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9 Reasons to take Magnesium

One cannot understate the importance of magnesium in the body. It is the fourth most concentrated mineral in our bodies, and plays a vital role to keep our mind and bones healthy.

Ideally, we should be getting it from our diets, but you can supplement magnesium with a slow release supplement or through a tropical stray, or you could get your daily dose by swimming in the ocean.

No matter how you get your magnesium in, it is important that you do. This article will tell you why you should be by looking at the benefits of this mineral.

1 You need magnesium as it is involved in biochemical reactions within our bodies

Magnesium is found within each cell of your body, with around 60% in your bones. The rest of this mineral is in your muscles, fluids, blood and soft tissue. But magnesium is not only to be found in humans, it is also in the soil, plants, ocean and other animals.

Shockingly, 50% of Americans and Europeans get less than the recommended dose of magnesium per day.

Our bodies need magnesium to function correctly. This as this mineral has the function to act as a helper molecule in the more than 600 biochemical reactions constantly executed by enzymes. Some of these reactions include:

  • Magnesium aid the process of converting food into energy
  • Magnesium helps in in the process of protein formation by creating proteins from amino acids
  • Magnesium helps in creating and repairing of RNA and DNA
  • Magnesium aids muscle movements by being part of the contraction and relaxation of muscles
  • Magnesium also helps regulate the nervous system by regulating neurotransmitters, which have the function of sending messages from between the brain and nervous system.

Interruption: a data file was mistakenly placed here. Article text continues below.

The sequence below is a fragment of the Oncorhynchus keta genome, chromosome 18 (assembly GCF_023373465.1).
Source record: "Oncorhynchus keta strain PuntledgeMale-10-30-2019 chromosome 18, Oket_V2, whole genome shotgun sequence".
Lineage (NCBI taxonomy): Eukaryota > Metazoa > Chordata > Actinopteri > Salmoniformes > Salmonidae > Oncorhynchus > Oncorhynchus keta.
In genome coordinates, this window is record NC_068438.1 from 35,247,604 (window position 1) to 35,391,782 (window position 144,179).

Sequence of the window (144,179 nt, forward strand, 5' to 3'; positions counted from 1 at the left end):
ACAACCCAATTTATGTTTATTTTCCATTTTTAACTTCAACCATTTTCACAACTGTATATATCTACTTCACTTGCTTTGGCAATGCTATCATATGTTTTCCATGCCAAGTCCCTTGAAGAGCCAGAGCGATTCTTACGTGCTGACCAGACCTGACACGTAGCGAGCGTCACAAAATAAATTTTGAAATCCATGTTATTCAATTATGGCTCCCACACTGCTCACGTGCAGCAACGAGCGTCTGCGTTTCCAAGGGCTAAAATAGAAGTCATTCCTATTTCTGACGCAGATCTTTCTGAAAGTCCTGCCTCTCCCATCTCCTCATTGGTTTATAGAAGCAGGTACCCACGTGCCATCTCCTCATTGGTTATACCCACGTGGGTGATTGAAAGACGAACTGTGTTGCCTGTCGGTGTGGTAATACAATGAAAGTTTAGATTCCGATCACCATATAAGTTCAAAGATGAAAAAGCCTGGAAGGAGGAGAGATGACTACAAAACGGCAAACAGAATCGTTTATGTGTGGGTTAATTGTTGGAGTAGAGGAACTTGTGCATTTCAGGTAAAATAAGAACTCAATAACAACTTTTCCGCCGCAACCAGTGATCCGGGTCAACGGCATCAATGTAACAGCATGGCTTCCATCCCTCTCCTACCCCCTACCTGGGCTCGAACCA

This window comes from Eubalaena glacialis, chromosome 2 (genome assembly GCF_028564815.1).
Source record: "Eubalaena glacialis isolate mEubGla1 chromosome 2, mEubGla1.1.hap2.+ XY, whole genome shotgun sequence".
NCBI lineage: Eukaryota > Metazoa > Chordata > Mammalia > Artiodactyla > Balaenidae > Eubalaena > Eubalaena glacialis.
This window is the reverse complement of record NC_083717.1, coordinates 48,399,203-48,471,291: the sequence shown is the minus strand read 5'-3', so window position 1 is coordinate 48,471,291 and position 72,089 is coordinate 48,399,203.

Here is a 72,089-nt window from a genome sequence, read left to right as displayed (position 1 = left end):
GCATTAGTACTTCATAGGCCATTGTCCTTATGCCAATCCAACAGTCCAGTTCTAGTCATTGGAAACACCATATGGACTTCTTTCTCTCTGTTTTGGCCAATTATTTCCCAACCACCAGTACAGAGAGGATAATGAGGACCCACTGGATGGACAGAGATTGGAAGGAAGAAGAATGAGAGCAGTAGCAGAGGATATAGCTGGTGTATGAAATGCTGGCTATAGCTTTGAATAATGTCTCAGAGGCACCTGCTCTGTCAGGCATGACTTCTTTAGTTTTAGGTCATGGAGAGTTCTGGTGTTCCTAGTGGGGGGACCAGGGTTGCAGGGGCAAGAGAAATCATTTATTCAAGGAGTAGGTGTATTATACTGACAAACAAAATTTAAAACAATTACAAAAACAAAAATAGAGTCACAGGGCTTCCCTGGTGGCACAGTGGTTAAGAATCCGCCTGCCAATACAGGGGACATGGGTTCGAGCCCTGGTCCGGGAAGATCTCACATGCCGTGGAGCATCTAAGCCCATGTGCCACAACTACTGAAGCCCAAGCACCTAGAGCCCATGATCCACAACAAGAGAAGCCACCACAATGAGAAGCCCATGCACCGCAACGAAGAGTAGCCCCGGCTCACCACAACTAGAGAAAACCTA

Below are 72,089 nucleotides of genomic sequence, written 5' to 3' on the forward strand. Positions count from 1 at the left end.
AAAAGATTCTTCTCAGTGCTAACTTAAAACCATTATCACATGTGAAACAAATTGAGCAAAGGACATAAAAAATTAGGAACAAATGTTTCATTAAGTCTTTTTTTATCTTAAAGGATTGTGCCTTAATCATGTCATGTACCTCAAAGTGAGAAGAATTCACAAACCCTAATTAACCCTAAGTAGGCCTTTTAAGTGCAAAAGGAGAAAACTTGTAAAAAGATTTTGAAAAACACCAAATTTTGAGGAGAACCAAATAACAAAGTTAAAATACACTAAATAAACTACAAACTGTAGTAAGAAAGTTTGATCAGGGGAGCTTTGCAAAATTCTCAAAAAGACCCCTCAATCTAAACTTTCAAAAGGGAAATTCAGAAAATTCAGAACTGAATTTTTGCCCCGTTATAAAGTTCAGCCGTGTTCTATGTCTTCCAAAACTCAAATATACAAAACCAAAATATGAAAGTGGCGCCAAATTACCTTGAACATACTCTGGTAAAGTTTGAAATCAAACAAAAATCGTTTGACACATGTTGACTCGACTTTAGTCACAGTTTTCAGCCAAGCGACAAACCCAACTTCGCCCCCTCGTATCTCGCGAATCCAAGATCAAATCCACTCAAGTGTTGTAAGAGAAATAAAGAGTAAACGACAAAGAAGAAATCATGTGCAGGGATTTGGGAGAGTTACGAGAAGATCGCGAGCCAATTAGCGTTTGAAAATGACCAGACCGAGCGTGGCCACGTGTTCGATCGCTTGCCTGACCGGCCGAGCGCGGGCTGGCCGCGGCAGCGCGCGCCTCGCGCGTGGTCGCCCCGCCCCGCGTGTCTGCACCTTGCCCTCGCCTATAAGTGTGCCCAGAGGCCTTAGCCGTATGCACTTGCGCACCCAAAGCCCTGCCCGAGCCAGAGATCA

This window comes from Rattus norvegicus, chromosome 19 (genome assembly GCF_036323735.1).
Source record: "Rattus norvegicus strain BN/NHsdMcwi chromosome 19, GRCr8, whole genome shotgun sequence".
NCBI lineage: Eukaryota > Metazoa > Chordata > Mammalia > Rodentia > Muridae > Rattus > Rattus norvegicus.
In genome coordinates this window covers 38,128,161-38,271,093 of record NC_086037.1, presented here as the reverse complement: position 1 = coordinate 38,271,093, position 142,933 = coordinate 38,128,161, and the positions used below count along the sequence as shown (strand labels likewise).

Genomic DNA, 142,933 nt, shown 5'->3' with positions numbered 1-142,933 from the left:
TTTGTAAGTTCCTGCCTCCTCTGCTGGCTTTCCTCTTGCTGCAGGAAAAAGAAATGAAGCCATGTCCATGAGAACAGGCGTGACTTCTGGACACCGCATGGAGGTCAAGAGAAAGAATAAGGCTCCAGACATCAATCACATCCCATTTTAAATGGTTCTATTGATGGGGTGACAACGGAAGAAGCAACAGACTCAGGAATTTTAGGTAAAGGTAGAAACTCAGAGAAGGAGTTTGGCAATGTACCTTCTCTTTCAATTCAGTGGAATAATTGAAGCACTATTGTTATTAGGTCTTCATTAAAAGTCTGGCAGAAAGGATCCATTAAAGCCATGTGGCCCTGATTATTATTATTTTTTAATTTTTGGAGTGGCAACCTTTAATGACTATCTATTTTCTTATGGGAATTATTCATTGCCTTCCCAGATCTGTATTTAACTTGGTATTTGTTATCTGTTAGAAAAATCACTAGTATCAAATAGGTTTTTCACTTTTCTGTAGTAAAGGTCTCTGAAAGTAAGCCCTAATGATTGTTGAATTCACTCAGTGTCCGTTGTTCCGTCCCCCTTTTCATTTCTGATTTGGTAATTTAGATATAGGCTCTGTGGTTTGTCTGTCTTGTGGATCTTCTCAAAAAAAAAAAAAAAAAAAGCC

2 Magnesium can help boost your exercise performance

To aid the body from recovery after exercise, our bodies needs around 10 to 20 percent more magnesium than normal. What magnesium does during this time is to aid in the movement of blood sugar into your muscles to deal with the lactic acid that can build up in the muscles during exercise, and that can cause pain. More so, some studies has found that if athletes take 250 mg of magnesium per day, they could improve their performance. Moreover, those athletes will have lower stress and insulin hormone levels.

3 Magnesium helps with depression

Research studies have found a link between magnesium and improved mood and brain function, but also avoid depression. In fact, low levels of magnesium was found to lead to depression.

As the food produced today are lower in magnesium than in the past, there is a need to supplement of diet with alternative source of this mineral, from either supplement or swimming in the ocean. Whichever way you add magnesium, studies has found that adding around 450 mg of magnesium could reduce the symptoms of depression.

4 Magnesium could have benefits for people with type 2 diabetes